Dinner is the last meal of the day before your body prepares for sleep. Keep it simple and easy to digest. In the colder months, I prefer having something like a warm vegetable soup, and in the warmer months, I prefer lots of salads.
Many eat their largest meal of the day in the evening. However, this puts massive pressure on your digestive system and prevents your body from having the time and energy for healing, repairing and restoring. This is why I’m not into heavy dinners.
When we sleep, our bodies finally get a chance to heal themselves. All weight-loss and skin repair happens while we are asleep, not at the gym or doing a facial mask. Sleep is the time when all that hard work integrates and actually shows up on our bodies and faces.
Digestion is the most energy exhaustive activity our body does. Up to 80 percent of our daily energy expenditure goes towards digestion. When we eat a big, heavy meal, our body's energy goes towards breaking that meal down for the next 4-6 hours (which is the amount of time it takes to digest your average meal). That means your body isn't focused on healing and repairing—it's just trying to digest the meal you just consumed.
Research says eating at night can lead to weight gain, even if you don't eat excess calories. Researchers claim that eating at night can interfere with the body's circadian rhythms.
Insulin, the hormone responsible for getting the sugar in your blood to your body's cells for fuel, runs along with your circadian clock. So at night (when your body thinks you should be asleep and fasting), your body's cells become more resistant to the hormone. This means eating large dinners or eating late can cause high blood-sugar levels and, over time, fat accumulation, insulin resistance and type 2 diabetes.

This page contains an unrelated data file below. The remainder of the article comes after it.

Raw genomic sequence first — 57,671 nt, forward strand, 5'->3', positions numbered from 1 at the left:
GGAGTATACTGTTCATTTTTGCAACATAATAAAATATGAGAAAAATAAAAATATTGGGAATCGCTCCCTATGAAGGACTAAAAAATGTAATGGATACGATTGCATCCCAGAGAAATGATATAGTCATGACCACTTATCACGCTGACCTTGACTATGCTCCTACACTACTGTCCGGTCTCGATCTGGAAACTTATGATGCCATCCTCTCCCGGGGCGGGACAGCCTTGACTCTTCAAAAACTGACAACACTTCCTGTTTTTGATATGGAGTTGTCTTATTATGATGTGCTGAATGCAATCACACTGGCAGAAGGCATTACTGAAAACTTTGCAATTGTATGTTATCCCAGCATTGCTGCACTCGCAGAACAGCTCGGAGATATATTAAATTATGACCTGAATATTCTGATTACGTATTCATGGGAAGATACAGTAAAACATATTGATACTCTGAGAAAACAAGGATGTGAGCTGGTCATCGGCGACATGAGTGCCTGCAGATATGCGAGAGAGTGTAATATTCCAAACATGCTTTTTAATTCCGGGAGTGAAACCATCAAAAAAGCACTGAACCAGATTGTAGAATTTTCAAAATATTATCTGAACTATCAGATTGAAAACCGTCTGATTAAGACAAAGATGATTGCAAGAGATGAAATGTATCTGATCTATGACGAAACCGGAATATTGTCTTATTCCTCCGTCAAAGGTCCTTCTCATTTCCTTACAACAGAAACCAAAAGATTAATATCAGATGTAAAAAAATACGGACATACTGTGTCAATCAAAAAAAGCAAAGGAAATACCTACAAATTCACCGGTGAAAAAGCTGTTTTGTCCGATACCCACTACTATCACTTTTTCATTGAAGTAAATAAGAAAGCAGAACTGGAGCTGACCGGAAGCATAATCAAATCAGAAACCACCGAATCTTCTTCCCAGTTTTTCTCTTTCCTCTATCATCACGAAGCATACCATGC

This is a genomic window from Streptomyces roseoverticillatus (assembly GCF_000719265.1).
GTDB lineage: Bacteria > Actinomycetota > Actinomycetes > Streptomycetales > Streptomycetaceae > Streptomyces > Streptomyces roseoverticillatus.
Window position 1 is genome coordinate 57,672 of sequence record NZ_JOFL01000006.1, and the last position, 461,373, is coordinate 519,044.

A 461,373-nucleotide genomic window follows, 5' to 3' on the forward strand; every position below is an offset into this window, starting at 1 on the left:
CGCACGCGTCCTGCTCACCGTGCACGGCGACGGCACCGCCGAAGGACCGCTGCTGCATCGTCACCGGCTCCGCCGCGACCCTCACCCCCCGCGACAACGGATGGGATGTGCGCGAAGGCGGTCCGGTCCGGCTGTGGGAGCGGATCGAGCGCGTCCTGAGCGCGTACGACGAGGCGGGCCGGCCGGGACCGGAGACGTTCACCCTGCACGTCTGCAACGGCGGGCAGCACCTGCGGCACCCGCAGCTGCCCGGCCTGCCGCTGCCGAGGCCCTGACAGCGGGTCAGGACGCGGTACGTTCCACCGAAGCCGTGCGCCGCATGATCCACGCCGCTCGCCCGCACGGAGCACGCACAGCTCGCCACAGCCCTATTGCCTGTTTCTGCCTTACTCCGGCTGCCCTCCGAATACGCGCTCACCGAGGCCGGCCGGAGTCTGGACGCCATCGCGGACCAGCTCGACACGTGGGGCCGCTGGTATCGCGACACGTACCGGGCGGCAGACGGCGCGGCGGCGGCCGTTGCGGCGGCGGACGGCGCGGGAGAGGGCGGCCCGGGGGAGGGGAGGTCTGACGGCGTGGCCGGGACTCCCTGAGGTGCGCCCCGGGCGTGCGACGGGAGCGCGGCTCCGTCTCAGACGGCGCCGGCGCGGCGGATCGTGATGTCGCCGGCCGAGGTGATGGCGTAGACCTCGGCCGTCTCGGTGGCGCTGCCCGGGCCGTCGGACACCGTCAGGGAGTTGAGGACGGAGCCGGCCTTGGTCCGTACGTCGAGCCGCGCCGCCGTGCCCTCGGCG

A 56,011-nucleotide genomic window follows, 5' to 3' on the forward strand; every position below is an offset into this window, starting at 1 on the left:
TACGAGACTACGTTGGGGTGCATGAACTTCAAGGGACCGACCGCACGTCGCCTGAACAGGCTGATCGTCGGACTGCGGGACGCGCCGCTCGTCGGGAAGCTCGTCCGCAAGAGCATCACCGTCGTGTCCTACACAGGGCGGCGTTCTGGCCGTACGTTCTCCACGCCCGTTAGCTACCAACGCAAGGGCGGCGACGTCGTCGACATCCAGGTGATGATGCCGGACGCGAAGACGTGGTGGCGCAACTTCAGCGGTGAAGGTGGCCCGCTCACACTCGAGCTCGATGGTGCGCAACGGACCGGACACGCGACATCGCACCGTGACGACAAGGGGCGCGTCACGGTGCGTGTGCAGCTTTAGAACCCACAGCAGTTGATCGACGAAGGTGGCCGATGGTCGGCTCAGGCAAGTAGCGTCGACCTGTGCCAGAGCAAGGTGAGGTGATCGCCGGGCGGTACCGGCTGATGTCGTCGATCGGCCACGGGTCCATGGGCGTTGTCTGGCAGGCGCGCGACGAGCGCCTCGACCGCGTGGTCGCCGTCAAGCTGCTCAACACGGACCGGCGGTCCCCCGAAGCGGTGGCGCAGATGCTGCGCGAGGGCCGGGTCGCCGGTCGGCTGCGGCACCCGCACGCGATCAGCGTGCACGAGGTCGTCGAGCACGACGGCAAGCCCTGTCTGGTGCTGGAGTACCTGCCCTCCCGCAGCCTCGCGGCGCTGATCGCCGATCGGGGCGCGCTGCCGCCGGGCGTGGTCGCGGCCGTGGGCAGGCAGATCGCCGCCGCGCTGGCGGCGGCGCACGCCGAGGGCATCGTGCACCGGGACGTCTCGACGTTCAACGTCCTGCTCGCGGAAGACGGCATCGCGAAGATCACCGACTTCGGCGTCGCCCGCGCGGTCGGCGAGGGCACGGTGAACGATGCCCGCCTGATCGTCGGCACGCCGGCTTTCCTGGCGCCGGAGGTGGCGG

Moreover, eating right before bed disrupts your sleep cycle and makes you further crave sugar and unhealthy fats the next day because you haven't properly rested.
After a bad night's sleep, the body's levels of appetite-triggering hormones increase, while hormones that curb hunger drop. Peoples bodies become resistant to insulin's effects, raising the risk of fat accumulation, obesity and type 2 diabetes.
Late-night eating also causes digestive issues. When our stomachs are full and we lie down, the acidic contents of our stomach go up the esophagus, causing acid reflux. They’re also not digested thoroughly and can cause bloating and water retention.
On top of that, most late-night eating isn't the healthiest of choices. We tend to gravitate towards unhealthy packaged food, often because we're too exhausted to make a healthy meal from scratch. This is why it's important to prepare your dinner earlier so you're satisfied and don't gravitate towards the snack pantry when the clock hits ten.